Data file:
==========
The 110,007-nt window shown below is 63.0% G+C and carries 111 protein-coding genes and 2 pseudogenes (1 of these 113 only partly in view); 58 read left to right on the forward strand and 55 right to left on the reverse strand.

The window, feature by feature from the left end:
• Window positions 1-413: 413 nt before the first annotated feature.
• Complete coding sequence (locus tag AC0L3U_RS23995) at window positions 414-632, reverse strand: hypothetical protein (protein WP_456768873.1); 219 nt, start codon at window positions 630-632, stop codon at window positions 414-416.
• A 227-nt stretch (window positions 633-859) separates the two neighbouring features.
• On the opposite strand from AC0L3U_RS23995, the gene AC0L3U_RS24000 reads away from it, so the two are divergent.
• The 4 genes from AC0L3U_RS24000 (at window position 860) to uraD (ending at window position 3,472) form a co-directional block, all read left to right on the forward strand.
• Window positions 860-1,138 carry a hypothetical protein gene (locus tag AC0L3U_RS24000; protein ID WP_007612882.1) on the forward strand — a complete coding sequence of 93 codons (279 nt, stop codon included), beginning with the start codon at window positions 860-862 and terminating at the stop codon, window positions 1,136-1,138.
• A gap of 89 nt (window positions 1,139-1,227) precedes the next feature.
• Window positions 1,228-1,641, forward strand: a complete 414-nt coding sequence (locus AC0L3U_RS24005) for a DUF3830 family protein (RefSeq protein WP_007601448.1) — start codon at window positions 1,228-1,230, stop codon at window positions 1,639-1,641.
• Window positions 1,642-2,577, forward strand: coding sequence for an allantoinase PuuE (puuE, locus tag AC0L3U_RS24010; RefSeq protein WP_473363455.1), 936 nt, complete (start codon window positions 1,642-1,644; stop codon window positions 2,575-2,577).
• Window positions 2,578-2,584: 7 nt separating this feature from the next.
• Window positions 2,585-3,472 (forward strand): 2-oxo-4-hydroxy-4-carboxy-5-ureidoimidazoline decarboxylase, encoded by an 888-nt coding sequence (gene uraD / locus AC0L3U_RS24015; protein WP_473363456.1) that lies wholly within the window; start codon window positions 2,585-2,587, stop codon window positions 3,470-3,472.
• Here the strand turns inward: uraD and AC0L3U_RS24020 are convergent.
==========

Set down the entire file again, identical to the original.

The 110,007-nt window shown below is 63.0% G+C and carries 111 protein-coding genes and 2 pseudogenes (1 of these 113 only partly in view); 58 read left to right on the forward strand and 55 right to left on the reverse strand.

The window, feature by feature from the left end:
• Window positions 1-413: 413 nt before the first annotated feature.
• Complete coding sequence (locus tag AC0L3U_RS23995) at window positions 414-632, reverse strand: hypothetical protein (protein WP_456768873.1); 219 nt, start codon at window positions 630-632, stop codon at window positions 414-416.
• A 227-nt stretch (window positions 633-859) separates the two neighbouring features.
• On the opposite strand from AC0L3U_RS23995, the gene AC0L3U_RS24000 reads away from it, so the two are divergent.
• The 4 genes from AC0L3U_RS24000 (at window position 860) to uraD (ending at window position 3,472) form a co-directional block, all read left to right on the forward strand.
• Window positions 860-1,138 carry a hypothetical protein gene (locus tag AC0L3U_RS24000; protein ID WP_007612882.1) on the forward strand — a complete coding sequence of 93 codons (279 nt, stop codon included), beginning with the start codon at window positions 860-862 and terminating at the stop codon, window positions 1,136-1,138.
• A gap of 89 nt (window positions 1,139-1,227) precedes the next feature.
• Window positions 1,228-1,641, forward strand: a complete 414-nt coding sequence (locus AC0L3U_RS24005) for a DUF3830 family protein (RefSeq protein WP_007601448.1) — start codon at window positions 1,228-1,230, stop codon at window positions 1,639-1,641.
• Window positions 1,642-2,577, forward strand: coding sequence for an allantoinase PuuE (puuE, locus tag AC0L3U_RS24010; RefSeq protein WP_473363455.1), 936 nt, complete (start codon window positions 1,642-1,644; stop codon window positions 2,575-2,577).
• Window positions 2,578-2,584: 7 nt separating this feature from the next.
• Window positions 2,585-3,472 (forward strand): 2-oxo-4-hydroxy-4-carboxy-5-ureidoimidazoline decarboxylase, encoded by an 888-nt coding sequence (gene uraD / locus AC0L3U_RS24015; protein WP_473363456.1) that lies wholly within the window; start codon window positions 2,585-2,587, stop codon window positions 3,470-3,472.
• Here the strand turns inward: uraD and AC0L3U_RS24020 are convergent.